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By Chase Sanders, Kernel columnist
Now that the election is over, it’s time for the politicians in Washington to get back to work after four years of stalemating.
The next big issues the president and Congress must tackle will be debt reduction and tax rates as they negotiate how the federal government will avoid going over the fiscal cliff.
The cliff is a spending cap put on government spending back in the summer of 2011 when a bargain agreement was met between GOP and Democrats in order to raise the country’s debt ceiling. The cap will go into affect on Jan. 1, 2013. It will bring $500 billion in Bush-era tax cuts and payroll tax holidays and $109 billion in automatic spending cuts in defense and domestic spending to an abrupt halt.
A lack of compromise between Democrats and Republicans on the issue will certainly thrust the economy back into a recession.
Leaders do not have time to be lackadaisical in their efforts to work together. If there isn’t cooperation between the partisan split House of Representatives and Senate to pass legislation that will prevent sequestration, then there will likely be major consequences for current college students’ job prospects.
According to a Congressional Budget Office report that was released on Nov. 8, unemployment rates will jump from 7.9 percent this year to 9.1 percent by the end of 2013 if government leaders do not come to an agreement on spending and taxes.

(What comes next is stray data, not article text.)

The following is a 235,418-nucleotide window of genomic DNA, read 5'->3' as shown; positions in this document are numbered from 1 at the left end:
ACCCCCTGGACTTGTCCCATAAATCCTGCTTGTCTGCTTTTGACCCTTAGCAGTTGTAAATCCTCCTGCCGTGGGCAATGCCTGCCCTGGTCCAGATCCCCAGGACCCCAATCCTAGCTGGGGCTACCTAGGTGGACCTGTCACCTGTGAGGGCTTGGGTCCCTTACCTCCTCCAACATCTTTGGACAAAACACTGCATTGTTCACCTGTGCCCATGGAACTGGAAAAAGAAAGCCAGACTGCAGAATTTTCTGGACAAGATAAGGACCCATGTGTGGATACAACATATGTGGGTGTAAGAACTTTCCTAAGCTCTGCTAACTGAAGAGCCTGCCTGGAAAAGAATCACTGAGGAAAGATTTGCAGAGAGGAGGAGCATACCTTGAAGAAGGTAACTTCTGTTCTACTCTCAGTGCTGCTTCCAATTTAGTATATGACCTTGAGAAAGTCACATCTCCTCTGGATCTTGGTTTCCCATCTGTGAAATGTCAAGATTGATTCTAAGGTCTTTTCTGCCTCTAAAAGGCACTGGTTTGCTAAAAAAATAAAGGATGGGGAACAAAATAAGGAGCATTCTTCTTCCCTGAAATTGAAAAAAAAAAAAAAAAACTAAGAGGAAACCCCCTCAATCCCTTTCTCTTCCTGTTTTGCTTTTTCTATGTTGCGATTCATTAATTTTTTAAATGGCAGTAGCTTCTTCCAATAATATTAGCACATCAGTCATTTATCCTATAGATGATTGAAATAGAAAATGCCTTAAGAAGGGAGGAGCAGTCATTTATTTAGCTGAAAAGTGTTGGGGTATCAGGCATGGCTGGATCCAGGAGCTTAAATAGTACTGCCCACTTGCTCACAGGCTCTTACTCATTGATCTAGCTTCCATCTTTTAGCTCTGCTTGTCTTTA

The key to success in solving the impending economic issue is bipartisanship in an effort to both reduce the national deficit and improve unemployment.
One way that can be accomplished is by raising taxes on the wealthiest 2 percent of Americans for revenue purposes. Even conservatives like political strategist and commentator Bill Kristol think that’s a good idea. This past Sunday, Kristol said, “It won’t kill the country if we raise taxes a little bit on millionaires.”
Republican Speaker of the House John Boehner recently said, “I remain optimistic that we can find common ground,” when he was discussing averting the fiscal cliff.
It sounds like the GOP is finally trying to turn an open ear to what the American people want. Exit polls from the Nov. 6 election reveal that 60 percent of voters said they are ready to raise taxes on the wealthiest Americans.
President Obama is listening to the electorate, as well. Last Friday, when speaking about his strategy to solve fiscal cliff, he said the government’s “top priority has to be jobs and economic growth.” The president also said he wants a “balanced approach” to solving the ensuing problem. He also wants to immediately extend middle class tax cuts to “take a chunk of economic uncertainty off the table.” If that tax policy is renewed, it will protect tax rates for 98 percent of Americans. However, the bill has been sitting idle in Congress since it was passed by the Senate.
Passing that bill would be an easy and smart start to cooperation between political parties and saving the economic future of America. If the recent presidential election means anything after the past three years, it is that Americans are ready for their civil servants to start working together.
As they should.
Chase Sanders is a Kernel staff writer. Email him at email@example.com.